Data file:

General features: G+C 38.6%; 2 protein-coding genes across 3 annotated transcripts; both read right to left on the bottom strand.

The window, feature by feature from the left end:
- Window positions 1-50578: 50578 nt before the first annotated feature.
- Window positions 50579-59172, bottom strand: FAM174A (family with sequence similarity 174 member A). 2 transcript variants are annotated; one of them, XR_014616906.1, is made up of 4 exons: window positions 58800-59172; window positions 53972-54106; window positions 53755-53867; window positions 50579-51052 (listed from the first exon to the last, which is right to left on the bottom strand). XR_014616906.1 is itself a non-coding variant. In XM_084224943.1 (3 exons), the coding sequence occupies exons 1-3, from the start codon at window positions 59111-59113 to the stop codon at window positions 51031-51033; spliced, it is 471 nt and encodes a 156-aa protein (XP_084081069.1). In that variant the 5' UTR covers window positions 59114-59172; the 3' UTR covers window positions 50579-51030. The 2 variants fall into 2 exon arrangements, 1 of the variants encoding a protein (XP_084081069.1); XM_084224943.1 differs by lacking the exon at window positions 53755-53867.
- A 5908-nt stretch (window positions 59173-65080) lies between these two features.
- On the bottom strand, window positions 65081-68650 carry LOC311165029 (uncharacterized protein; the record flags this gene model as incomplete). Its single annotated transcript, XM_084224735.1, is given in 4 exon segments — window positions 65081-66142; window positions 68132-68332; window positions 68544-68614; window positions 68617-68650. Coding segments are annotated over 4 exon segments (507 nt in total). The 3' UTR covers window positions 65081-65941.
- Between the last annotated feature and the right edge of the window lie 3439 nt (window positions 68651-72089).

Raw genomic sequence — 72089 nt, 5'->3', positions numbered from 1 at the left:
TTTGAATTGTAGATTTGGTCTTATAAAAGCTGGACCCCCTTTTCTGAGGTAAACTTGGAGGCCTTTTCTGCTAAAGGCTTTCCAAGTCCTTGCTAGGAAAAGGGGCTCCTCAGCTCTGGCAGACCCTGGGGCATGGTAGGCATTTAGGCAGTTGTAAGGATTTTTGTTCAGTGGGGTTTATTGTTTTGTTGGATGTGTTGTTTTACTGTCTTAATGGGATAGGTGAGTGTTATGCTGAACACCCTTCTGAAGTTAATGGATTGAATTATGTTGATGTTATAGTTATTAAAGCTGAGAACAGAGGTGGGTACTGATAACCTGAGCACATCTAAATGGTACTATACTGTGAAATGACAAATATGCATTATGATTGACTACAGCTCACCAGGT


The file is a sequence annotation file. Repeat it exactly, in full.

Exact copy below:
General features: G+C 38.6%; 2 protein-coding genes across 3 annotated transcripts; both read right to left on the bottom strand.

The window, feature by feature from the left end:
- Window positions 1-50578: 50578 nt before the first annotated feature.
- Window positions 50579-59172, bottom strand: FAM174A (family with sequence similarity 174 member A). 2 transcript variants are annotated; one of them, XR_014616906.1, is made up of 4 exons: window positions 58800-59172; window positions 53972-54106; window positions 53755-53867; window positions 50579-51052 (listed from the first exon to the last, which is right to left on the bottom strand). XR_014616906.1 is itself a non-coding variant. In XM_084224943.1 (3 exons), the coding sequence occupies exons 1-3, from the start codon at window positions 59111-59113 to the stop codon at window positions 51031-51033; spliced, it is 471 nt and encodes a 156-aa protein (XP_084081069.1). In that variant the 5' UTR covers window positions 59114-59172; the 3' UTR covers window positions 50579-51030. The 2 variants fall into 2 exon arrangements, 1 of the variants encoding a protein (XP_084081069.1); XM_084224943.1 differs by lacking the exon at window positions 53755-53867.
- A 5908-nt stretch (window positions 59173-65080) lies between these two features.
- On the bottom strand, window positions 65081-68650 carry LOC311165029 (uncharacterized protein; the record flags this gene model as incomplete). Its single annotated transcript, XM_084224735.1, is given in 4 exon segments — window positions 65081-66142; window positions 68132-68332; window positions 68544-68614; window positions 68617-68650. Coding segments are annotated over 4 exon segments (507 nt in total). The 3' UTR covers window positions 65081-65941.
- Between the last annotated feature and the right edge of the window lie 3439 nt (window positions 68651-72089).

Raw genomic sequence — 72089 nt, 5'->3', positions numbered from 1 at the left:
TTTGAATTGTAGATTTGGTCTTATAAAAGCTGGACCCCCTTTTCTGAGGTAAACTTGGAGGCCTTTTCTGCTAAAGGCTTTCCAAGTCCTTGCTAGGAAAAGGGGCTCCTCAGCTCTGGCAGACCCTGGGGCATGGTAGGCATTTAGGCAGTTGTAAGGATTTTTGTTCAGTGGGGTTTATTGTTTTGTTGGATGTGTTGTTTTACTGTCTTAATGGGATAGGTGAGTGTTATGCTGAACACCCTTCTGAAGTTAATGGATTGAATTATGTTGATGTTATAGTTATTAAAGCTGAGAACAGAGGTGGGTACTGATAACCTGAGCACATCTAAATGGTACTATACTGTGAAATGACAAATATGCATTATGATTGACTACAGCTCACCAGGT